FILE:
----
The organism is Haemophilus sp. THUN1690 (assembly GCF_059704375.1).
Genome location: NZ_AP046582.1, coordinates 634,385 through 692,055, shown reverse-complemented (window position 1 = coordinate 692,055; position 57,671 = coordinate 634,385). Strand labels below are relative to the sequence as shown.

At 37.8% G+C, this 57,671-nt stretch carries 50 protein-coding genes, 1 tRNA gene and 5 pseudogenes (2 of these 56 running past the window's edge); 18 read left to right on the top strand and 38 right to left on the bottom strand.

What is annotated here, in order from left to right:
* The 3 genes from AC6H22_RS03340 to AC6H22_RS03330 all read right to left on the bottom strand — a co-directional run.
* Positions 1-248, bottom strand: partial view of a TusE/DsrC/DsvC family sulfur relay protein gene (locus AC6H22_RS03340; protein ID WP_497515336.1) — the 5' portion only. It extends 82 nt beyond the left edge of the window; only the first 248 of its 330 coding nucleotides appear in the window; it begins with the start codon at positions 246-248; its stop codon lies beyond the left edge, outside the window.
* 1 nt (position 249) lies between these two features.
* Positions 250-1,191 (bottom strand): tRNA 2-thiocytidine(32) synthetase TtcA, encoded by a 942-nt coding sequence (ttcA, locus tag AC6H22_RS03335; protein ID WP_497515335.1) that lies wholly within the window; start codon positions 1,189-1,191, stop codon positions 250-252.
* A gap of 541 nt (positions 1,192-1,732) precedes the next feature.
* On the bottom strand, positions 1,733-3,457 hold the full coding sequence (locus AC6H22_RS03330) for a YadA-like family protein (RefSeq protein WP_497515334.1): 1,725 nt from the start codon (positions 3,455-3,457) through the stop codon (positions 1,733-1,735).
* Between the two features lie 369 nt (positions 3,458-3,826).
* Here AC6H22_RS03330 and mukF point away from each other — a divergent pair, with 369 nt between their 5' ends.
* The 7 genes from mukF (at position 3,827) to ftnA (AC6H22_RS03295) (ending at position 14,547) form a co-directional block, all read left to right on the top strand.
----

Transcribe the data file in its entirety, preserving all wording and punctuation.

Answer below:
The organism is Haemophilus sp. THUN1690 (assembly GCF_059704375.1).
Genome location: NZ_AP046582.1, coordinates 634,385 through 692,055, shown reverse-complemented (window position 1 = coordinate 692,055; position 57,671 = coordinate 634,385). Strand labels below are relative to the sequence as shown.

At 37.8% G+C, this 57,671-nt stretch carries 50 protein-coding genes, 1 tRNA gene and 5 pseudogenes (2 of these 56 running past the window's edge); 18 read left to right on the top strand and 38 right to left on the bottom strand.

What is annotated here, in order from left to right:
* The 3 genes from AC6H22_RS03340 to AC6H22_RS03330 all read right to left on the bottom strand — a co-directional run.
* Positions 1-248, bottom strand: partial view of a TusE/DsrC/DsvC family sulfur relay protein gene (locus AC6H22_RS03340; protein ID WP_497515336.1) — the 5' portion only. It extends 82 nt beyond the left edge of the window; only the first 248 of its 330 coding nucleotides appear in the window; it begins with the start codon at positions 246-248; its stop codon lies beyond the left edge, outside the window.
* 1 nt (position 249) lies between these two features.
* Positions 250-1,191 (bottom strand): tRNA 2-thiocytidine(32) synthetase TtcA, encoded by a 942-nt coding sequence (ttcA, locus tag AC6H22_RS03335; protein ID WP_497515335.1) that lies wholly within the window; start codon positions 1,189-1,191, stop codon positions 250-252.
* A gap of 541 nt (positions 1,192-1,732) precedes the next feature.
* On the bottom strand, positions 1,733-3,457 hold the full coding sequence (locus AC6H22_RS03330) for a YadA-like family protein (RefSeq protein WP_497515334.1): 1,725 nt from the start codon (positions 3,455-3,457) through the stop codon (positions 1,733-1,735).
* Between the two features lie 369 nt (positions 3,458-3,826).
* Here AC6H22_RS03330 and mukF point away from each other — a divergent pair, with 369 nt between their 5' ends.
* The 7 genes from mukF (at position 3,827) to ftnA (AC6H22_RS03295) (ending at position 14,547) form a co-directional block, all read left to right on the top strand.